Last year we released our Retail App Report 2017: Using Apps to Ensure Business Success – and it’s time for an update.
How has the retail industry progressed over the last 18 months? Massively. Are retail mobile apps still providing value to customers? More than ever.
Let’s re-cap a few of our key findings from our retail report last year:
- First, customers wanted retailers to make better use of technology in-store. While 46% wanted stores to offer free wi-fi to allow their apps to sync and update with the latest offers, 26% wanted an app that lets them make payments so they can skip queues
- Second, people love emerging tech – 26% of consumers wanted to see retailers invest more in their apps, particularly by adopting AI to improve their shopping experiences, while 29% believe AR and VR platforms should be the focus of their investment
- Thirdly, consumers believe the top three things that can improve retail mobile apps are better incentives/loyalty schemes, rewards for using the apps and simply better customer service
1. How has in-store tech changed?
Where in-store tech is concerned, Amazon set the tone with their store that doesn’t require physical payment or queuing – customers simply pick their items and pay through their app. Then in January, JD launched 7Fresh, a fresh food grocery store with cutting-edge technology on every corner.
Magic mirrors that sense when customers pick up items, automatically displaying information about its origin, and plans for smart shopping carts that follow customers through the aisles, while people can pay for their goods via mobile with facial-recognition.
One retail sector where in-store tech seems to be having a growing impact is fashion and beauty. Big brands like Topshop and Zara are currently using AR screens that allow customers to try on clothes without having to go to the changing rooms, while Sephora’s Virtual Artist created by Modiface uses facial scans to map the lips and eyes, allowing consumers to try on different lip colors, eyeshadows and false lash styles at the counter.
2. Are we seeing more emergent tech?
Immersive technologies were already creeping into the expectations of customers 18 months ago – and the market listened, as we’ve seen a number of large retailers integrate this tech into their operations.
IKEA’s app allows users to try furniture before they buy it, with an AR overlay that maps items to the dimensions of their home. Gap also announced last year that they’re building virtual dressing rooms so users can try on clothes at home and purchase via the app.
Swarovski then launched a VR shopping app in conjunction with Mastercard for their home décor line, immersing customers in a virtual, beautifully decorated home where they can make in-app purchases.
The third area we’re seeing the most excitement and adoption from retailers is voice technology. Voice is a totally new platform for retailers and a way of entering the mobile marketplace that creates a truly branded experience that engages directly with customers.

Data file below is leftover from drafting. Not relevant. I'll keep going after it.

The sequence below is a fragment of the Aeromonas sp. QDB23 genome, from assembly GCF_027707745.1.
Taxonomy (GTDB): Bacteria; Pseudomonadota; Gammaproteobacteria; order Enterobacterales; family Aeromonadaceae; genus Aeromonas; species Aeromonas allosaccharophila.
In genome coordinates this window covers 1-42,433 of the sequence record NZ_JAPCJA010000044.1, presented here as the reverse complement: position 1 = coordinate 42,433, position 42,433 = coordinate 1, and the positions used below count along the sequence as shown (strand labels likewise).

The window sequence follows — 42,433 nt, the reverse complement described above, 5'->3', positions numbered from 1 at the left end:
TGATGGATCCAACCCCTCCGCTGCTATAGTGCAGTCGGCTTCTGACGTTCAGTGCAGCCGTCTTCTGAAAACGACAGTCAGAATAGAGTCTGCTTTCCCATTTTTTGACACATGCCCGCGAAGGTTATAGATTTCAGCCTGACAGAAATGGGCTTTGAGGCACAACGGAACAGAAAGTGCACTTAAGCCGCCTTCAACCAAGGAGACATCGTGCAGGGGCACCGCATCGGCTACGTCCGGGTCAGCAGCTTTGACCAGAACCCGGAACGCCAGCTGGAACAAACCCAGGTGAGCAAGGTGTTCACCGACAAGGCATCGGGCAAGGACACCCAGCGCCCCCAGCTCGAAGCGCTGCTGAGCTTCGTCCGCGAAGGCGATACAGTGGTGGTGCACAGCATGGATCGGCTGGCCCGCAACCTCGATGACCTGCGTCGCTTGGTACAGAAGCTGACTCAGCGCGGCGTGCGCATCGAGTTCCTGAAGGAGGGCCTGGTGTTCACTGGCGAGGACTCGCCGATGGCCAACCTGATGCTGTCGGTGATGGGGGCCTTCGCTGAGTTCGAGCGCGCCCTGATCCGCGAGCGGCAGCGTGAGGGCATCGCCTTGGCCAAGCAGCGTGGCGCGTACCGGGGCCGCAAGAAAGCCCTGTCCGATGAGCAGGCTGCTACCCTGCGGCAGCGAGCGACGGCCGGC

Ocado recognised how vital convenience was to the buying journey of their audience, so in June last year, they were the first UK supermarket to launch a voice-controlled skill for Alexa. You can add things to your basket as and when you run out whilst in the kitchen, Ocado will automatically re-order the same item type last bought, and you can process your orders via voice or review your basket on a screen device first – whatever’s the most convenient for the user.
3. Improving retail mobile apps – Argos and the Co-op
A recent report by Criteo found that mobile sales now represent the majority (two-thirds) of total e-commerce for retailers with successful shopping apps. They also found conversion rates to be higher on apps – about 3x greater than on the mobile web.
The most important thing about using any of this technology though, is that it meets the customer’s needs – otherwise it becomes an expensive, short-lived gimmick. For example, Argos found they were wasting a lot of call centre resource dealing with simple account management tasks from their Argos Card holders.
They decided to empower their customers by developing the My Argos Card app, with an array of simple yet intuitive features. The app has had 1m+ downloads, has 500,000+ active monthly users, and is the biggest digital payment channel for the My Argos Card, with 30,000-40,000 new downloads every month.
Another great example is the Co-op’s digital membership card pilot. They have over 4 million members in their scheme, but following an internal report, they found that many of them wanted a better way of managing their membership via a mobile solution.
We helped them develop a pilot mobile solution of a digital card that could be stored on smartphones, with the ability for members to access their loyalty scheme benefits and view their transaction history all in one place. Having completed the trial period successfully, they’re now considering what other features they could include to enhance a fully-launched app in the near future.